Scudder is a detective with the Sheriff's Department who is forced to shoot a violent suspect during a narcotics raid. The ensuing psychological aftermath of this shooting worsens his ... See full summary »
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Rebecca De Mornay,
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Canada 1931: The unsociable trapper Johnson lives for himself in the ice-cold mountains near the Yukon river. During a visit in the town he witnesses a dog-fight. He interrupts the game and... See full summary »
Peter R. Hunt
A policeman takes his twin brother's place and inherits his problems and a beautiful girlfriend. He is forced to kickbox his way from France to the U.S. and back while playing footsie with ... See full summary »
Jean-Claude Van Damme,
Scudder is a detective with the Sheriff's Department who is forced to shoot a violent suspect during a narcotics raid. The ensuing psychological aftermath of this shooting worsens his drinking problem and this alcoholism causes him to lose his job, as well as his marriage. During his recovery through Alcoholics Anonymous, he meets a mysterious stranger who draws him back into a world of vice. In trying to help this beautiful woman, he must enter a crime-world of prostitution and drugs to solve a murder, while resisting the temptation to return to his alcohol abuse. Written by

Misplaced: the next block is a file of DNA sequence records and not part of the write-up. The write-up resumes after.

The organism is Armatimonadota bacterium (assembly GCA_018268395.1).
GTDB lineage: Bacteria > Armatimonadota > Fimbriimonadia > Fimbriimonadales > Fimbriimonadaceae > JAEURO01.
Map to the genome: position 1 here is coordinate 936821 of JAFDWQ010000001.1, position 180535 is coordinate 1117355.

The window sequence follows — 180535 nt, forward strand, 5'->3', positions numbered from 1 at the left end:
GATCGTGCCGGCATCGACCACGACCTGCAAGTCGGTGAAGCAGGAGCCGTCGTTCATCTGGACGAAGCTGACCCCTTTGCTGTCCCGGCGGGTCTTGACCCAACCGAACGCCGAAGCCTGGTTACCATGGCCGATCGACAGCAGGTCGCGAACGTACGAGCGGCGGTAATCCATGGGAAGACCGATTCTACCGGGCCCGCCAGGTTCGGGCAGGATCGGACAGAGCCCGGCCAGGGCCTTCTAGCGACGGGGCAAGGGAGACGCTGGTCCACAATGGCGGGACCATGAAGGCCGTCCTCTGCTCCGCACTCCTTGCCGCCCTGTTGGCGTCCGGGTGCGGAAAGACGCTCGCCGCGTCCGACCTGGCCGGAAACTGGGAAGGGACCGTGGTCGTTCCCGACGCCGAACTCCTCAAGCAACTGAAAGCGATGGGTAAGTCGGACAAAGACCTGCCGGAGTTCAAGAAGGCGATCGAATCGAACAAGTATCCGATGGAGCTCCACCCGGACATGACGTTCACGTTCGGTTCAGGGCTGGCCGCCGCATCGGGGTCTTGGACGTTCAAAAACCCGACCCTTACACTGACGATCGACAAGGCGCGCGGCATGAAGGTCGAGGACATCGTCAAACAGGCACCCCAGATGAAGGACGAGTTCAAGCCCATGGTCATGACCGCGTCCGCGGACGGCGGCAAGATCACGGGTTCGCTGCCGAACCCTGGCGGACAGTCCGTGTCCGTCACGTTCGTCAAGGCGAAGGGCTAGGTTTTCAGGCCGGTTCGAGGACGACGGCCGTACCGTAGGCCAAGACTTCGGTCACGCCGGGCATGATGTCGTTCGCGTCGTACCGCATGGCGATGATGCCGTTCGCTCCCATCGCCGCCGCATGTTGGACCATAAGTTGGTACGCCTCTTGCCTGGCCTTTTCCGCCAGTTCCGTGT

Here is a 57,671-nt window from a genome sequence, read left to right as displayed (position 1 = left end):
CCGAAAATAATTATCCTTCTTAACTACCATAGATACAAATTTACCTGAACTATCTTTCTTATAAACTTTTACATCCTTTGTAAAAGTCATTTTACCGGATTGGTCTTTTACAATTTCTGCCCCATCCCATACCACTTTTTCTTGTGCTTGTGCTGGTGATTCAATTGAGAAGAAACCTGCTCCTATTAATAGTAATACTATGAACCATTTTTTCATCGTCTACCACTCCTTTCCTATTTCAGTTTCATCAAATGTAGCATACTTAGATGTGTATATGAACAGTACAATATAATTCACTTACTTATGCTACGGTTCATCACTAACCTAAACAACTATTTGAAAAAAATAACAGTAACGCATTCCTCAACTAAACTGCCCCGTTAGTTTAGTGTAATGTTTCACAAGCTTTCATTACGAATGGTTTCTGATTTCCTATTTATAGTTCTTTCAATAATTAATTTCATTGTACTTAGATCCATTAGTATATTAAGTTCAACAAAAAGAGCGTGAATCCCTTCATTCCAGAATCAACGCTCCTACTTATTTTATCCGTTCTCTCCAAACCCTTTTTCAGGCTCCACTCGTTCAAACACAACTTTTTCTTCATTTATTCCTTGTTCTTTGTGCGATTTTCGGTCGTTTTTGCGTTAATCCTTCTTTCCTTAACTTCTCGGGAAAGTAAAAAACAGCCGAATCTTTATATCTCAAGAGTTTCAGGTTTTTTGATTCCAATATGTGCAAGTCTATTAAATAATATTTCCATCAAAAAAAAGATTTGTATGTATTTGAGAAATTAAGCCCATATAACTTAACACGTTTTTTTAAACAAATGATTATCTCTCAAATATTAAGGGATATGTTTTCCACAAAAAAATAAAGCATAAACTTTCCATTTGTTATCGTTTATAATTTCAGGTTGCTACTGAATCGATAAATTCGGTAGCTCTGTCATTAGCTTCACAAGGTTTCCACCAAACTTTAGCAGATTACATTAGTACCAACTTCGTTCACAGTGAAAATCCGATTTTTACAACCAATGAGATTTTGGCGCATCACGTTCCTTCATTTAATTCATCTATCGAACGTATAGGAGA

Tad Dibbern <DIBBERN_D@a1.mscf.upenn.edu>
Ashby More Familiar With Substance Abuse Than Crime
That was what I took away from this film. The depiction of alcoholism is stunningly accurate-- thanks in part to Jeff Bridges, of course, but I think the main source of this reality was director Hal Ashby's own experience with drug abuse. This element of the film plays out very well. Unfortunately the actual story is a crime mystery, not a strict character study of an addict. And the crime mystery is very, very weak. After a classic film noir set up in the first third, we are immediately shown who the villain is and what he's up to. Which doesn't really leave us with much of interest for the last two thirds of the film. For example, by the time Bridges reveals the "Big Secret of What's Really Going On" to the other characters we are not surprised at all, even though the scene is played out as a pivotal point in the plot.
I think that if the film had been more skillfully edited, we would have had a story that was both artistic as a character study and involving as a crime story. Maybe if Ashby hadn't been so familiar with substance abuse, he wouldn't have been fired from the film after principal shooting and we could have seen the film as he intended.
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